A peace sign, which is widely associated with pacifism
Large outdoor gathering
World Day of Prayer for Peace in Assisi, 2011

Pacifism is opposition to war, militarism, or violence. The word pacifism was coined by the French peace campaigner Émile Arnaud (1864–1921) and adopted by other peace activists at the tenth Universal Peace Congress in Glasgow in 1901.[1] A related term is ahimsa (to do no harm), which is a core philosophy in Hinduism, Buddhism, and Jainism. While modern connotations are recent, having been explicated since the 19th century, ancient references abound.

In modern times, interest was revived by Lev Tolstoy in his late works, particularly in The Kingdom of God Is Within You. Mohandas Gandhi (1869–1948) propounded the practice of steadfast nonviolent opposition which he called "satyagraha", instrumental in its role in the Indian Independence Movement. Its effectiveness served as inspiration to Martin Luther King Jr., James Lawson, James Bevel,[2] Thich Nhat Hanh[3] and many others in the civil rights movement.


Pacifism covers a spectrum of views, including the belief that international disputes can and should be peacefully resolved, calls for the abolition of the institutions of the military and war, opposition to any organization of society through governmental force (anarchist or libertarian pacifism), rejection of the use of physical violence to obtain political, economic or social goals, the obliteration of force, and opposition to violence under any circumstance, even defence of self and others. Historians of pacifism Peter Brock and Thomas Paul Socknat define pacifism "in the sense generally accepted in English-speaking areas" as "an unconditional rejection of all forms of warfare".[4] Philosopher Jenny Teichman defines the main form of pacifism as "anti-warism", the rejection of all forms of warfare.[5] Teichman's beliefs have been summarized by Brian Orend as "... A pacifist rejects war and believes there are no moral grounds which can justify resorting to war. War, for the pacifist, is always wrong." In a sense the philosophy is based on the idea that the ends do not justify the means.[6]

Moral considerations

Anti-war activist arrested in San Francisco during the March 2003 protests against the war in Iraq

Pacifism may be based on moral principles (a deontological view) or pragmatism (a consequentialist view). Principled pacifism holds that at some point along the spectrum from war to interpersonal physical violence, such violence becomes morally wrong. Pragmatic pacifism holds that the costs of war and interpersonal violence are so substantial that better ways of resolving disputes must be found. Pacifists generally reject theories of Just War.


Some pacifists follow principles of nonviolence, believing that nonviolent action is morally superior and/or most effective. Some however, support physical violence for emergency defence of self or others. Others support destruction of property in such emergencies or for conducting symbolic acts of resistance like pouring red paint to represent blood on the outside of military recruiting offices or entering air force bases and hammering on military aircraft.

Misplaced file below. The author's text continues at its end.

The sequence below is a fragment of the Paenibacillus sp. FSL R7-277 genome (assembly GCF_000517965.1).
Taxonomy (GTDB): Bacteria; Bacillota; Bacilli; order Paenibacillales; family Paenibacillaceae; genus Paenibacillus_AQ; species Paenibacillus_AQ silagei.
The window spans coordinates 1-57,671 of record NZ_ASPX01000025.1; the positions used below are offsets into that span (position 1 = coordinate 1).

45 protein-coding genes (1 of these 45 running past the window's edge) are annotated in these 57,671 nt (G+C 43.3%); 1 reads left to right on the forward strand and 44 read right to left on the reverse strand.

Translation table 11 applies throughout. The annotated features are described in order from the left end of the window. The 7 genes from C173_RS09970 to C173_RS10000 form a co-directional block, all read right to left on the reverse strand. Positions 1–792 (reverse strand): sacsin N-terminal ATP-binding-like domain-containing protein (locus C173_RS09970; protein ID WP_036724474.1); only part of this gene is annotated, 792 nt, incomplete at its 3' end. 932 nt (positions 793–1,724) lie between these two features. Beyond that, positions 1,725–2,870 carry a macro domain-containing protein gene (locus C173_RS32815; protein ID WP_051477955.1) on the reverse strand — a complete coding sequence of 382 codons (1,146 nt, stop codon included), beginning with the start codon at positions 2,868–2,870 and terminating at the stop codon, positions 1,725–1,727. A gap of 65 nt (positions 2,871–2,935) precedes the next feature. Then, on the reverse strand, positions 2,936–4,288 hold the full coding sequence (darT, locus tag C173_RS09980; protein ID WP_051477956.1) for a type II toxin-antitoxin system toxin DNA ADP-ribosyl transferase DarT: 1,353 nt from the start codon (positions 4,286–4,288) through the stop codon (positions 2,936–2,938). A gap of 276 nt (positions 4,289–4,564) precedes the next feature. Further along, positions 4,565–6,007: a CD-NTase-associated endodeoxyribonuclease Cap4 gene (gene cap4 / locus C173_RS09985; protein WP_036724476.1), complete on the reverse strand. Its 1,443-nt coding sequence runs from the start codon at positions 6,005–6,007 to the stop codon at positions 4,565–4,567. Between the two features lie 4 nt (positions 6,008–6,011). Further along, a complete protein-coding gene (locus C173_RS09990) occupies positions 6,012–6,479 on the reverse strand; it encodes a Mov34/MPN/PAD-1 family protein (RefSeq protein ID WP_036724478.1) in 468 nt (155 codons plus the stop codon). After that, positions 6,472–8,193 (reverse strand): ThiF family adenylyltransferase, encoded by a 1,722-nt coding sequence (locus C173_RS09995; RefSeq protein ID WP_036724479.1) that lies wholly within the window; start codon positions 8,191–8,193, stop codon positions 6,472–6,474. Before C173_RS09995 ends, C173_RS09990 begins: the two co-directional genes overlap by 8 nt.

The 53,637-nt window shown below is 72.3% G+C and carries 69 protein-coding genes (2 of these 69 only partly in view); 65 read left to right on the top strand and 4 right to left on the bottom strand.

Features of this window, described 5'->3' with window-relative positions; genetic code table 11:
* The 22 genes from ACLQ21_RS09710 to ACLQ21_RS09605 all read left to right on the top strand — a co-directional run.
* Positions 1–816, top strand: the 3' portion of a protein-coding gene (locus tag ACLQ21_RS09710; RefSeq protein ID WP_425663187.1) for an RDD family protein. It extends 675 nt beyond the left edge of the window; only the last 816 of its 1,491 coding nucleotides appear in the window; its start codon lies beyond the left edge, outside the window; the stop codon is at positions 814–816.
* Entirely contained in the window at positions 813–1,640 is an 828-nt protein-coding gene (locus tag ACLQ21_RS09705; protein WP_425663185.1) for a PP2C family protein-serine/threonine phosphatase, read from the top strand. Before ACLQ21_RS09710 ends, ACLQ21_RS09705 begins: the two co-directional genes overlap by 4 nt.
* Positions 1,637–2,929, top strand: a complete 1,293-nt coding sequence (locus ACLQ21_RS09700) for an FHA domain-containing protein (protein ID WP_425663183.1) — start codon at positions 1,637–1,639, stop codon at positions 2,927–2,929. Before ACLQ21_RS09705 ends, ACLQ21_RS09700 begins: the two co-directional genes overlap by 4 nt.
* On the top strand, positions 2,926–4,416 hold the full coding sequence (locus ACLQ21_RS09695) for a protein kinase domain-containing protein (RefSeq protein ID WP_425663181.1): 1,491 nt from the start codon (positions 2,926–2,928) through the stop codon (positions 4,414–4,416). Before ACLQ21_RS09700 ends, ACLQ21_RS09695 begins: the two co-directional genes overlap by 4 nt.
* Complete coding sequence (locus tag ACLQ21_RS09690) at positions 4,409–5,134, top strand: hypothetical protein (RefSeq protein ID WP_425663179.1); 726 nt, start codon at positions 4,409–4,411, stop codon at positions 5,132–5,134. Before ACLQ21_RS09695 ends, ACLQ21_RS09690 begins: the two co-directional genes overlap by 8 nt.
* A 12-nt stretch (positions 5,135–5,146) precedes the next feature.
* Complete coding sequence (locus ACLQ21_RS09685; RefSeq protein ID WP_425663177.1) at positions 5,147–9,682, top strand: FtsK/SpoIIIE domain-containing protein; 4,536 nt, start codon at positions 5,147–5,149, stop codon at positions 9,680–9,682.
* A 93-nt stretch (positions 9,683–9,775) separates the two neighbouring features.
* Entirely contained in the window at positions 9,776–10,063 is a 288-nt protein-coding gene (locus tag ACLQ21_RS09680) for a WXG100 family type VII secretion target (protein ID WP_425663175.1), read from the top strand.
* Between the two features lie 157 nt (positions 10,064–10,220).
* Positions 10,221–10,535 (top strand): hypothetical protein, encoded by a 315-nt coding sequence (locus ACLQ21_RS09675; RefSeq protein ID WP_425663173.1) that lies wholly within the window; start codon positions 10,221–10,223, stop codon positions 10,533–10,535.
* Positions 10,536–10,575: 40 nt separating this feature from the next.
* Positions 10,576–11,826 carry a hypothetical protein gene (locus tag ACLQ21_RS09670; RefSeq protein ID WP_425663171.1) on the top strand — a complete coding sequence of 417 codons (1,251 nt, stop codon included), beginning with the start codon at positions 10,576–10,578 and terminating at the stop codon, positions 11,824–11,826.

Not all nonviolent resistance (sometimes also called civil resistance) is based on a fundamental rejection of all violence in all circumstances. Many leaders and participants in such movements, while recognizing the importance of using non-violent methods in particular circumstances, have not been absolute pacifists. Sometimes, as with the civil rights movement's march from Selma to Montgomery in 1965, they have called for armed protection. The interconnections between civil resistance and factors of force are numerous and complex.[7]

Absolute pacifism

An absolute pacifist is generally described by the British Broadcasting Corporation as one who believes that human life is so valuable, that a human should never be killed and war should never be conducted, even in self-defense. The principle is described as difficult to abide by consistently, due to violence not being available as a tool to aid a person who is being harmed or killed. It is further claimed that such a pacifist could logically argue that violence leads to more undesirable results than non-violence.[8]

Other Languages
Alemannisch: Pazifismus
العربية: سلامية
asturianu: Pacifismu
azərbaycanca: Pasifizm
беларуская: Пацыфізм
български: Пацифизъм
català: Pacifisme
čeština: Pacifismus
Cymraeg: Heddychiaeth
dansk: Pacifisme
davvisámegiella: Pasifisma
Deutsch: Pazifismus
eesti: Patsifism
Ελληνικά: Πασιφισμός
español: Pacifismo
Esperanto: Pacismo
euskara: Bakezaletasun
فارسی: صلح‌جویی
français: Pacifisme
Frysk: Pasifisme
Gàidhlig: Sìochantas
galego: Pacifismo
한국어: 평화주의
հայերեն: Պացիֆիզմ
हिन्दी: शान्तिवाद
hrvatski: Mirotvorstvo
Bahasa Indonesia: Pasifisme
interlingua: Pacifismo
íslenska: Friðarsinni
italiano: Pacifismo
עברית: פציפיזם
ქართული: პაციფიზმი
қазақша: Пацифизм
Latina: Pacifismus
latviešu: Pacifisms
lietuvių: Pacifizmas
Lingua Franca Nova: Pasisme
magyar: Pacifizmus
македонски: Пацифизам
मराठी: शांतीवाद
Bahasa Melayu: Pasifisme
монгол: Пацифизм
Nederlands: Pacifisme
日本語: 平和主義
norsk: Pasifisme
norsk nynorsk: Pasifisme
occitan: Pacifisme
polski: Pacyfizm
português: Pacifismo
română: Pacifism
русский: Пацифизм
Scots: Pacifism
sicilianu: Pacifismu
Simple English: Pacifism
slovenčina: Pacifizmus
slovenščina: Pacifizem
српски / srpski: Пацифизам
srpskohrvatski / српскохрватски: Pacifizam
suomi: Rauhanaate
svenska: Pacifism
Tagalog: Pasipismo
Türkçe: Pasifizm
українська: Пацифізм
Tiếng Việt: Chủ nghĩa hòa bình
吴语: 和平主義
粵語: 和平主義
中文: 和平主義